Creating a Faculty Resource Center: Unlocking the Potential of UX Design
Concurrent Session 7
Participants will explore the process of creating a faculty resource center while utilizing User Experience (UX) design methodology. In this session we will explore the methods and tools available to effectively execute the research, design, and testing necessary for a successful project.
User Experience (UX) design is very important in the tech world, and can be a valuable resource in education. The purpose of UX design is to enhance the user experience (in this case, a professor or course developer) so that the interface and product are the best they can be. The better the interface, the more likely the user will interact with the product. When designing a product such as a faculty resource center, the ultimate goal is for the user experience to be fun and easy. We can utilize UX design principles to facilitate the user’s exploration of the platform from landing page to asset, while making the process as streamlined and intuitive as possible. A well designed interface increases the chances that users will continue to adopt the product.
The basic framework of UX design revolves around user research, design, and testing. Although a great idea may be enough to set an initiative into motion, it is imperative that research consist of reaching out to an audience or target users, listening to their feedback, and learning as much as possible about their needs and expectations. In this session, we will begin by exploring the concept of personas as we construct a representation of our users as real people with motivations for utilizing our product. We will paint a picture of how a persona would interact with the product and navigate the features and functionality.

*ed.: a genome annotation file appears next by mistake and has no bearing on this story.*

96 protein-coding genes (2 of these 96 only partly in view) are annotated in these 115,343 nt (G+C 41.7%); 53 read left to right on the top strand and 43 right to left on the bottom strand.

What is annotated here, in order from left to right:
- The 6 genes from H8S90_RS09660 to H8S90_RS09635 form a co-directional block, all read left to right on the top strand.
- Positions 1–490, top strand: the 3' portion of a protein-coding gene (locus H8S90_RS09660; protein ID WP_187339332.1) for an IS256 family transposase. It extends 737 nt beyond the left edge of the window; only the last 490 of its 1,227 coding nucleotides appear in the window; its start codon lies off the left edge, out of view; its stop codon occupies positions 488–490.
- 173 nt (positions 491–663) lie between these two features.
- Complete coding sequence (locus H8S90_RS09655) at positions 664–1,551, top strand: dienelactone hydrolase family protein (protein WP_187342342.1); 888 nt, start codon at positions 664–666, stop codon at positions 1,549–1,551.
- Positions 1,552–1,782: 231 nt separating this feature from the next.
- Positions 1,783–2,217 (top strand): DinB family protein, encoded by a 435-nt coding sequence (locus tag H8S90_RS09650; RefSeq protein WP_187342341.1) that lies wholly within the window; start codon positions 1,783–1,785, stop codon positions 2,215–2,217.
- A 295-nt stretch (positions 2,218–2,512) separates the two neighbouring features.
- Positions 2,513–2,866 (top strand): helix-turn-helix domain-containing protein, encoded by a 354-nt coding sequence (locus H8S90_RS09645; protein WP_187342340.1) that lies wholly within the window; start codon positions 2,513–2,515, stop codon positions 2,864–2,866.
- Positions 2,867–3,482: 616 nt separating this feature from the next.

The development and refinement of personas lead to user testing and design. When employing the UX process, design is not about aesthetics or artistic elements; it is about functionality – how the product works. We will discuss various elements of UX design: user stories, scenario maps, card sorting activities, flow charts, and wireframing. Each of these elements is an evolution in the design process, and the progressive iteration allows the developers to stay focused on: why the product is being developed, why people will want to use it, and why it is important and valuable.
The research and design portions of the UX design process give life to the project as they create a theme and tell a story. The final part of the UX process that we will discuss is product testing and observations. When all the components come together, then you are ready to release a viable product that will be impactful and important.
In addition to examining the UX process in this session, we will also review important best practices and lessons learned from creating our faculty resource center. Participants will gain insights about how a good understanding of UX design can make their projects dynamic and effective.